After a couple of years taking digital photos with my Fuji Finepix S5000, film is like a breath of fresh air. The Finepix was a reasonably priced, entry level-ish camera, but there is pretty limited control, so I'm thinking of that more as a handy point and shoot. Recently I've been taking photos with a Holga 120 SF and a Zero Image pinhole camera, shooting on FUJI CS 120 Reala ISO-100 film. I must admit I'd really chuffed with the results.
Now that I've started looking around a bit, silly as this might sound, Flickr is turning out to be an excellent resource for information! I've joined a few new camera-y groups, like Leica, Rangefinder Cameras, 120 Challenge, and Voigtlander (after I just discovered my dad used to have one, and sold it years ago for $5!! Gah!) Still, without even really knowing what I was learning about, I needed to take a couple of steps back:
What's a rangefinder?
A rangefinder camera is a camera fitted with... a range-finding focusing mechanism allowing the photographer to judge the focusing distance and take photographs that will be in focus. Most varieties of rangefinder show two images that when coincident give the proper focus distance. (Wikipedia entry)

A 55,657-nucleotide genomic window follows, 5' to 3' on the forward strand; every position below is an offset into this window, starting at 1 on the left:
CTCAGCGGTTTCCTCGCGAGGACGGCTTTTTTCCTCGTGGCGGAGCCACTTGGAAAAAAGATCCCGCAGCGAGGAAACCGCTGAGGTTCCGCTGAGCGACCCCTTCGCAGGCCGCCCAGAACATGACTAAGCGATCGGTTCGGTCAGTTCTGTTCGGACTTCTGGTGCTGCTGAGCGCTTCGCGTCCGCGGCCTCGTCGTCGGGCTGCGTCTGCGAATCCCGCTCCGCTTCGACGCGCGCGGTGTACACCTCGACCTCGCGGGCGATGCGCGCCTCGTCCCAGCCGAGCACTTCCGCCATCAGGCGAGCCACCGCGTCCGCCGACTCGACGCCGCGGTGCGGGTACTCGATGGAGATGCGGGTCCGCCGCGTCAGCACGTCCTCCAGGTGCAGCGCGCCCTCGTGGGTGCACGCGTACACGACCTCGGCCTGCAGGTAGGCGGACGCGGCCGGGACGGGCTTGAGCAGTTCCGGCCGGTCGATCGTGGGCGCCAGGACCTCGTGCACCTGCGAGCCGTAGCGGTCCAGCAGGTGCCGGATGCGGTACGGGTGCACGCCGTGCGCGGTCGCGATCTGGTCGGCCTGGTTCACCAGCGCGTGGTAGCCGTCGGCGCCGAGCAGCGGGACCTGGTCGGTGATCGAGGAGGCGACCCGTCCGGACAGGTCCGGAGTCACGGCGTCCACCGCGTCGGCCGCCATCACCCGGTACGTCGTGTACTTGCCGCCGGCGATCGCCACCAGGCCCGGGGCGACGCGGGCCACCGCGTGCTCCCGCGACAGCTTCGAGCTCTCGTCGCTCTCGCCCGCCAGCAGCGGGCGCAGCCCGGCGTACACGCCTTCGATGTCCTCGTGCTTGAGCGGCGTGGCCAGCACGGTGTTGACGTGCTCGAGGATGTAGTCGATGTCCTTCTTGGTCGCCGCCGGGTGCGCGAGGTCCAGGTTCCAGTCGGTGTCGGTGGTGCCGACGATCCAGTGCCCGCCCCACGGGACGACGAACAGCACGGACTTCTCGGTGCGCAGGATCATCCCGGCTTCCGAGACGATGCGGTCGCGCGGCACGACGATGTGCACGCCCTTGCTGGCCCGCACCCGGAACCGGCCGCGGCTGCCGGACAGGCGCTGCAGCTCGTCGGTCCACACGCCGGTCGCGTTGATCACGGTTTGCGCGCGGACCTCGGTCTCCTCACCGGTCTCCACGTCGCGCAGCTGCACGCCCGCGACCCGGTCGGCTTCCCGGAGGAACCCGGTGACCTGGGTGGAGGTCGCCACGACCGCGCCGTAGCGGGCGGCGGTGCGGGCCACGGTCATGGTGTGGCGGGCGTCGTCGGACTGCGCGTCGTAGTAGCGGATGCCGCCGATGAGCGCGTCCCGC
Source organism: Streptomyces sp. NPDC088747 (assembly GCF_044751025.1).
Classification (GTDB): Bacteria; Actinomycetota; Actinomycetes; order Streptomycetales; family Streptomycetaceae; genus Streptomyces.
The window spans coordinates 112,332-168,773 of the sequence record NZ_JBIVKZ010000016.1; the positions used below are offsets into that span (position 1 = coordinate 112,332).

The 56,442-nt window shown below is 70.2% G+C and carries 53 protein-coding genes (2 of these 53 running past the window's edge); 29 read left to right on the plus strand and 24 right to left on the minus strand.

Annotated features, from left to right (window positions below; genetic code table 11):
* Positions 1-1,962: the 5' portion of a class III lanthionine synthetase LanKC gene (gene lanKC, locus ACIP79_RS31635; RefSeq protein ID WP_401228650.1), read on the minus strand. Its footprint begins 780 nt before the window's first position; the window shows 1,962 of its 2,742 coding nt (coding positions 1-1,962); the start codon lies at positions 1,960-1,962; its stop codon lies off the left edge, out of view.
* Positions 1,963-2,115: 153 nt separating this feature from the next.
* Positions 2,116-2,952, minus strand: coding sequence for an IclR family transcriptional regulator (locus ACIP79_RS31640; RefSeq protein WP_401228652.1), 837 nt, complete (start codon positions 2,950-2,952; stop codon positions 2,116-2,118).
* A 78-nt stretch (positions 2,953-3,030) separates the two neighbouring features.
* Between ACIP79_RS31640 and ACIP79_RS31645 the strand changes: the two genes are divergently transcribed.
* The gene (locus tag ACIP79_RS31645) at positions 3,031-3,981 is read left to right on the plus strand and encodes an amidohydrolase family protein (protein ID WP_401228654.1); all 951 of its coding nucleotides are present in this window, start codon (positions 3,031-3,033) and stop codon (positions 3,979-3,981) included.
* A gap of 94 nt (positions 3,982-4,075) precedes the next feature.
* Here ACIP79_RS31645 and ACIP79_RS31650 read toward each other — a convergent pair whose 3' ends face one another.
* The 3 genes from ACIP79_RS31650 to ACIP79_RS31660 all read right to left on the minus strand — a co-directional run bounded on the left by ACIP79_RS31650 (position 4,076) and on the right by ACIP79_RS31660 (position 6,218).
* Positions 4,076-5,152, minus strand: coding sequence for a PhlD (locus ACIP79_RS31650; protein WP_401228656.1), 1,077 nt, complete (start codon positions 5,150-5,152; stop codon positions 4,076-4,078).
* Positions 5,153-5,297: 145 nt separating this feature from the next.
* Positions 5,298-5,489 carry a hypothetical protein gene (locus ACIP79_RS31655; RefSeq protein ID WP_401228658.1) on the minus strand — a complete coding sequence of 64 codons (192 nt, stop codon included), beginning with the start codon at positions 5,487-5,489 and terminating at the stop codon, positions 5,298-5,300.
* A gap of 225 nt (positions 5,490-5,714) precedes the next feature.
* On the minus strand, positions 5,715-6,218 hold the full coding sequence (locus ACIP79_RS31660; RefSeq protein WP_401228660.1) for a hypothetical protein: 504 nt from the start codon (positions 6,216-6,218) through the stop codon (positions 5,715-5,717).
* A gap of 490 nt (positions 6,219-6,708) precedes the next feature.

You can see this to great effect in Heather's Canonet GIII QL17 photos, and while I restrain myself from thinking that I would ever have an eye like hers, I'm definitely interested in the New World of Rangefinders, and what they might offer.
After learning a little more about what I was actually looking at, I started to explore the rather large array of rangefinder options. (As opposed to just going for the Rolls Royce option I discovered the other day: The Leica M series. These puppies can sell for around US $3,000, so... you know, I thought I should perhaps look at a cheaper starting option to learn the ropes with.)
So, a few resources:
- Matt's Classic Cameras (Matt's in San Francisco, probably on Flickr?)
- Stephen Gandy's CameraQuest
- Flickr Groups!
eBay(Watching those Leicas!)